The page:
The Association of Brazilian Credit Cards and Services Companies (Abecs) recommended that issuers no longer accept transactions using Dynamic Currency Conversion (DCC).  As a result of this recommendation, two major issuers in Brazil, Itau and Bradesco, have stopped allowing purchases using DCC on credit cards they issue effective as of September 13th.  With DCC, merchants control when they hit the consumers’ cards with the foreign exchange rate.  For these two major issuers who will no longer accept DCC transactions, they are regaining control over charging their cardholders the FX rate.

 

DCC is useful for merchants who sell cross-border because it enables them to present an offer in the shopping cart in the purchaser’s local currency.  According to Abecs’ Executive Director, Ricardo Viera, his agency was fielding complaints from consumers who had purchased in Brazilian reals but were seeing transactions on their credit card statements in U.S. dollars.  By disallowing DCC, merchants could face two headaches – increased shopping cart abandon rates and different processing for customers in Brazil.

 

Merchants who are selling into Brazil will need to monitor whether this impacts their sales and processing costs enough to warrant alternative options, such as setting up domicility in Brazil in order to present and settle transactions in Brazilian reals.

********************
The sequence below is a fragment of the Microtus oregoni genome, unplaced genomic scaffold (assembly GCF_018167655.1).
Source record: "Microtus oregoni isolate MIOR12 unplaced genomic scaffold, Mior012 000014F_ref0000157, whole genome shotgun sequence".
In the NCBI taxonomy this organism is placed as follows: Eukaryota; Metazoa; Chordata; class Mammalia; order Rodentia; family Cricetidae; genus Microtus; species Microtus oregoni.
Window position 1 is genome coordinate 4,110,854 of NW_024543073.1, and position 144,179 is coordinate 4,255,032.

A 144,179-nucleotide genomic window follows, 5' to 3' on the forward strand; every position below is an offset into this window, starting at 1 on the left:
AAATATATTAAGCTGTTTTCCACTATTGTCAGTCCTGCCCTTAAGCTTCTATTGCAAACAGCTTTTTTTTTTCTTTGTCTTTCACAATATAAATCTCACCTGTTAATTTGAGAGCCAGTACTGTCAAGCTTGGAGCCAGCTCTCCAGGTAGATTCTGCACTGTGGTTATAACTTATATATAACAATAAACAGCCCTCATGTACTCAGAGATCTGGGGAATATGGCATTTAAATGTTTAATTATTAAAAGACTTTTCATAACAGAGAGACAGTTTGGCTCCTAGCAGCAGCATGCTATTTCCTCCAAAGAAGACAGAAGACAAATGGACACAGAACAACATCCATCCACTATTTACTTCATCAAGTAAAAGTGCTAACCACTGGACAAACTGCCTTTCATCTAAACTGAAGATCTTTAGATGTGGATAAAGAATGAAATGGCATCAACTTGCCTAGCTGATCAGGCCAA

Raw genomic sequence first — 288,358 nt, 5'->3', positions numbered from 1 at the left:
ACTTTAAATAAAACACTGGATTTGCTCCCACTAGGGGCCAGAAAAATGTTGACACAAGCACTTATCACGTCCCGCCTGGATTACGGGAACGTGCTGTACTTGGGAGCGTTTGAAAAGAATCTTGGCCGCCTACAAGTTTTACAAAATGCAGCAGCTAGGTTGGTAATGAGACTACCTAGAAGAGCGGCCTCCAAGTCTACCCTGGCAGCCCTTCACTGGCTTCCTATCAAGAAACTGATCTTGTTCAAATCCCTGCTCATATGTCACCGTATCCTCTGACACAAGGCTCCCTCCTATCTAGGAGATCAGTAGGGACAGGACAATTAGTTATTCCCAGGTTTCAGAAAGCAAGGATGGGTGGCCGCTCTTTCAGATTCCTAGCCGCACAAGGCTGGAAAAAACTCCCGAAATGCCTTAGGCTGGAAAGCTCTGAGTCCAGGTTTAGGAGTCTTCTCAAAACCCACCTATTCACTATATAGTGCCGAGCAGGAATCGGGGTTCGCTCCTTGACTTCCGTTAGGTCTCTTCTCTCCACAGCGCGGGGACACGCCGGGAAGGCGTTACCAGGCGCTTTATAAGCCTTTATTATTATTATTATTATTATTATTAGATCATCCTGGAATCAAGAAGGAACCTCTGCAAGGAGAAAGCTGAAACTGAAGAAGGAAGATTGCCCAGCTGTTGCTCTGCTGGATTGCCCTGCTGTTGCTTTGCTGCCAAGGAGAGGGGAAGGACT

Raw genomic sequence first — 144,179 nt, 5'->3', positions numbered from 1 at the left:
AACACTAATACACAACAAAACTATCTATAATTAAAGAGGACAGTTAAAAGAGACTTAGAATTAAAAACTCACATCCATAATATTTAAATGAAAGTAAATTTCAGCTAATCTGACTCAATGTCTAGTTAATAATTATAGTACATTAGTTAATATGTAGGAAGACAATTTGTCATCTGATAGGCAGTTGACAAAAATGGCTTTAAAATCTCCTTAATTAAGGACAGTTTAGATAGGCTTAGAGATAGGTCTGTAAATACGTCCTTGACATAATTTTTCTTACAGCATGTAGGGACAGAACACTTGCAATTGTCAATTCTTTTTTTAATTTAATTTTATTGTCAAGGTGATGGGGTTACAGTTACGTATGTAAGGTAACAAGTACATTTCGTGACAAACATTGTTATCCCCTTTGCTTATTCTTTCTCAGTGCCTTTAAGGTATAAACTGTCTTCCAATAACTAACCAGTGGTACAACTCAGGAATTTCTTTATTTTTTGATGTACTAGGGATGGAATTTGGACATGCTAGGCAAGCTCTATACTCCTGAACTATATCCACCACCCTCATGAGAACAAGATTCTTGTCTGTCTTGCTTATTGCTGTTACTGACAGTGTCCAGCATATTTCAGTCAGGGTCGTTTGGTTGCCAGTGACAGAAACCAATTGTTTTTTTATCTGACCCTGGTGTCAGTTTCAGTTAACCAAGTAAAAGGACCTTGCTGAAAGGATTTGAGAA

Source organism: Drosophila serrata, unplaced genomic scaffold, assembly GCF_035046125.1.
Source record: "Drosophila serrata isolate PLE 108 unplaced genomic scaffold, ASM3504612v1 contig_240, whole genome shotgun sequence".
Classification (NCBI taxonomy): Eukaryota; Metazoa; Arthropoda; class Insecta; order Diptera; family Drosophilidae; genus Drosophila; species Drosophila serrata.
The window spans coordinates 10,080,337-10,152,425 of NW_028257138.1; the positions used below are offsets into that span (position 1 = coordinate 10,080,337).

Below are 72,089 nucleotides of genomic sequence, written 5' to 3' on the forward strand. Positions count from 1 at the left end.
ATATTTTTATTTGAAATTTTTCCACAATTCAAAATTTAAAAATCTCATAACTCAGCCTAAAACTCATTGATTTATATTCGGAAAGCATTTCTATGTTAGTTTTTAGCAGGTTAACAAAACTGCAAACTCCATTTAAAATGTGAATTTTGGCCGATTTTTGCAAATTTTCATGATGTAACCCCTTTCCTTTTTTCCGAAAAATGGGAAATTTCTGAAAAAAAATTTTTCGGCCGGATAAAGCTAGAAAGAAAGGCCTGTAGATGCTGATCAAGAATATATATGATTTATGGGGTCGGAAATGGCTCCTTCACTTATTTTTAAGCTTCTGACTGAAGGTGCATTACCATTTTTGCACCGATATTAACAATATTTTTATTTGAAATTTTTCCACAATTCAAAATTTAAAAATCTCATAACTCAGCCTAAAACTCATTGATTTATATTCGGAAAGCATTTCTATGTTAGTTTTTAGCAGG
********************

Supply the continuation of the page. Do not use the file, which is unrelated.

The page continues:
For more information on the switch, visit our friends at CardNotPresent.com.

By | 2013-09-16T20:50:59+00:00 September 16th, 2013|Categories: Blog Post|0 Comments

Mobile is the buzzword, but what does it mean?

The answer for most card not present subscription merchants is an overwhelming “not much”. While mobile payments remain a hot topic and are the focus of much media attention, there isn’t necessarily a consensus on what mobile actually means. For some merchants, it refers to payments using near field communications (NFC) while for others it means simply using a mobile device, such as an iPad, to shop online.

The payments revolution is much more meaningful to point of sale retailers. Enabling small businesses to grow by accepting payments through a mobile device via a tool like Square or speeding up transactions in London’s tube by offering NFC payments are shaping up to have a real impact on how merchants conduct business – in the physical world.

In the virtual world of card not present transactions, the impact of the mobile revolution is still unclear. For recurring billing merchants, it’s possibly even murkier. New currencies like BitCoin and other payment methods could have a greater impact on CNP merchants in the near-term. The focus for CNP merchants should remain on decline prevention and recovery strategies, fraud prevention, and improving processes while keeping an eye open on the future while the brick and mortar world helps mobile payments platforms work out their kinks.

By | 2013-05-16T21:02:13+00:00 May 16th, 2013|Categories: Blog Post|0 Comments